animated films.
into the stream behind their homes. In Jamaica Plain, NY, neighborhood activists
are fighting the use of pesticides in their community.
(Continued, p. 3)

Courts & the Seashore The Hudson’s picturesque Clearwater

program, featuring environmental
a In 2003, 4 bedraggled old ships from the “ghost fleet” in Virginia’s James activism and a handsome replica of
River were towed across the Atlantic to Hartlepool, England, where they await an 18th century Dutch cargo vessel
scrapping at Able UK, Ltd, a recycling company. Nine other ships were scheduled cruising the river, has had its ups and
to follow, in a deal with the US Maritime Administration (MARAD), which argued downs since the organization was
that the US lacked capacity to dismantle all 100 vessels of the James armada. But founded by folksinger Pete Seeger
their passage was blocked by a lawsuit filed by environmental groups arguing that and others back in the 1960s. Current
the overseas scrapping deal violated US laws forbidding the export of hazardous executive director Andy Mele, who
materials such as the asbestos, lead, mercury and PCBs with which the old ships has brought better order to what the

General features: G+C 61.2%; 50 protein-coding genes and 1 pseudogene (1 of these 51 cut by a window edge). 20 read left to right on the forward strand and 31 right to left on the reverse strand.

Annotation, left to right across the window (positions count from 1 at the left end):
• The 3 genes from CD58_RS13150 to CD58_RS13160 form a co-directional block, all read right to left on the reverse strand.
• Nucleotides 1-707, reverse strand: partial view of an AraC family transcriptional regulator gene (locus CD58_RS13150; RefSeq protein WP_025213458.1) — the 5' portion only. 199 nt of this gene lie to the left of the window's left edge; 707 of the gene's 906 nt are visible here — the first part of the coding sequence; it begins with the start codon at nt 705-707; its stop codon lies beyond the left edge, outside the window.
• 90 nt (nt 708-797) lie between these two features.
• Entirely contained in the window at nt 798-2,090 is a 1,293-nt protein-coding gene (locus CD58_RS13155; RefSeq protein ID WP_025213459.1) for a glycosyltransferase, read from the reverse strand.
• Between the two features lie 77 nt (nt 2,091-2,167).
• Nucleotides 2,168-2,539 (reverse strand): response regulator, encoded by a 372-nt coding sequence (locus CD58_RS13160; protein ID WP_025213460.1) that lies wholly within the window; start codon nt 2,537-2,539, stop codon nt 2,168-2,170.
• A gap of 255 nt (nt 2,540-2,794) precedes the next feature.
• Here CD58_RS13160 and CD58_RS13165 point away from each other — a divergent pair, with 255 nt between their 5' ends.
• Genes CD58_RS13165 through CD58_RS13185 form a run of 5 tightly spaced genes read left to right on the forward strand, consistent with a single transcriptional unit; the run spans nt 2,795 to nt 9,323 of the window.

were laden. In March US District Judge Rosemary Collyer dismissed the suit on Poughkeepsie Journal calls the
what are described as “largely technical” grounds. But the ships destined for organization’s “chronically rocky
Britain, where greens also oppose the scrapping, will not weigh anchor until Able finances,” is quitting after 6 years at
has achieved all necessary clearances to dismantle all 13 of the vessels. In all, the helm. He’s an “extraordinary
according to the Virginian-Pilot, 55 ships for scrapping remain in the James. guy,” Seeger told the Journal, adding
his belief that “fairly regular changes
a Slow-growth advocates in the hamlets of Sagaponack, Water Mill and of staff of some sort” are probably a
Bridgehampton at the eastern end of Long Island, NY, were dealt a second good thing for any organization.
setback in their efforts to create an independent village to be named